Workplace vision problems

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Workplace vision problems

Isaac Newton was a physicist who thought that, by staring up at the sun, he could better understand how the universe worked. Fortunately, he was not hired by any organisation to undertake such damaging research: this sun-staring routine was his decision entirely. However, research suggests that employers and organisations are regularly subjecting their employees to as much daily eyestrain as poor old Newton.

Poor lighting, the glare of visual display units, and a lack of regular breaks from the computer have combined to produce more business for opticians than any amount of witty advertisements ever could. The HSE recommends that, because modern work is so heavily reliant upon computers, employees should have short, regular breaks from daily work on a display screen.

Damage to vision in the workplace is a very real hazard. When staring at screens for hours on end, our tear ducts produce insufficient moisture to lubricate our eyes. The resultant ‘dry eye’ can cause grittiness, vision blur, and stinging [http://www.sciencealert.com/staring-at-a-computer-screen-all-day-can-damage-your-eyes].

Moreover, the blue violet light emitted by the screens of smart phones, tablets, and desktop computers is potentially toxic to the back of your eyes, that projector screen where images and perceptions are resolved and understood. Over the long run, blue violet light can contribute to macular degeneration – the leading cause of blindness in adults [http://www.bbc.co.uk/newsbeat/article/26780069/smartphone-overuse-may-damage-eyes-say-opticians]. In this sense, staring at screens is not so very different from staring directly at the sun.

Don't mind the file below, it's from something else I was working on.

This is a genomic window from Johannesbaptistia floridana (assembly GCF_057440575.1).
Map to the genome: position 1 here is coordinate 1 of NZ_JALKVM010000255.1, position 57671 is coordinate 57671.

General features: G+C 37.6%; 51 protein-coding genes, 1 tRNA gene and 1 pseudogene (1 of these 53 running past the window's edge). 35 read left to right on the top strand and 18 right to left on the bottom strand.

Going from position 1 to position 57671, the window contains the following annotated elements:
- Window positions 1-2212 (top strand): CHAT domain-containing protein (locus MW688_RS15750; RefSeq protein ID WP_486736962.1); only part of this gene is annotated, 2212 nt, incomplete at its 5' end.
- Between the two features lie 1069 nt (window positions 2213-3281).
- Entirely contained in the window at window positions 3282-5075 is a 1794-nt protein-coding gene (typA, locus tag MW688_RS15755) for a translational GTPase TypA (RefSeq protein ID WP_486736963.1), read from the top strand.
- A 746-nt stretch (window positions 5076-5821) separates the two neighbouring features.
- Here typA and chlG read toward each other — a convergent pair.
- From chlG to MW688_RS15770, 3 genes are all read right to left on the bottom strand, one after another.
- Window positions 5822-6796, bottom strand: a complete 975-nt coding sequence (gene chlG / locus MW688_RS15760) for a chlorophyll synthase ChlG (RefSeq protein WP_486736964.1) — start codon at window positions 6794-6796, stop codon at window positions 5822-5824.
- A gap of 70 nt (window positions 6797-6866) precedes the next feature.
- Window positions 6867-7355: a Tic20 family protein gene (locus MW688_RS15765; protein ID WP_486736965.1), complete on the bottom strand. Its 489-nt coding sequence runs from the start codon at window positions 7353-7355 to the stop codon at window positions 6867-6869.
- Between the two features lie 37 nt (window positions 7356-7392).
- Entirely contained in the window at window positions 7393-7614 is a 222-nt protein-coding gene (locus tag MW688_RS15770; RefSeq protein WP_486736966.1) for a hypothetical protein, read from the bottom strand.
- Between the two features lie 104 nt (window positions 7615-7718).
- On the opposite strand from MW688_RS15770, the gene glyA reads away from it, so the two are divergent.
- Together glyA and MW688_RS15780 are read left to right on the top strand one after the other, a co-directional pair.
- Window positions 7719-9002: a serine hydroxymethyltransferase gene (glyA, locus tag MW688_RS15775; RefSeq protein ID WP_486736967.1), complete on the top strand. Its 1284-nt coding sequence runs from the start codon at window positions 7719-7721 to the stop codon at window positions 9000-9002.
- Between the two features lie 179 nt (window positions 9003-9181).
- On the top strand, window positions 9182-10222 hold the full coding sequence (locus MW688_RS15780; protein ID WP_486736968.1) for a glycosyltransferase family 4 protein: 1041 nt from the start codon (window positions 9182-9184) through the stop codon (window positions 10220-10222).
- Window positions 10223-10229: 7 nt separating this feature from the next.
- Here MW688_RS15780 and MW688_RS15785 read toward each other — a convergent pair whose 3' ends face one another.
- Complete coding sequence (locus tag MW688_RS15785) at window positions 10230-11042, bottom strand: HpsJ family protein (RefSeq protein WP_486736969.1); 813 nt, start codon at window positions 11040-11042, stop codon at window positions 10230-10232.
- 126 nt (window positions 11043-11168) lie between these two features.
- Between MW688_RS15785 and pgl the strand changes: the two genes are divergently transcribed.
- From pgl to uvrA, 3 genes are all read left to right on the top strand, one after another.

Vision problems in the workplace can also have knock-on health-and-safety effects, since where employees are visually-impaired they are less able to assess risks and to perceive hazards. This can increase the incidence of tripping over wires, knocking over cups, and even falling down stairs.

Avoiding these hazards can be as simple as installing effective signage to warn employees of both the risks imposed by visual display units, and of HSE guidelines. The HSE itself suggests that the best way of tackling the problem is to give employees control over how and when they take their breaks from screen-based work. In these cases, bright, colourful, and clearly-phrased reminders can be crucial.

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Other solutions can involve more constant office lighting that does not flicker and is not unpleasantly bright. Humidifiers can work wonders in the reduction of dry eye, and software to reduce glare on computer screens is readily downloadable for both Windows and Apple operating systems.

Since the HSE also recommends regular visual exercises, an effective form of sign could contain simple instructions for blinking, stretching, and focusing the eyes upon distant objects. One of these objects could be a bright sign or coloured sticker fixed to the other side of the office.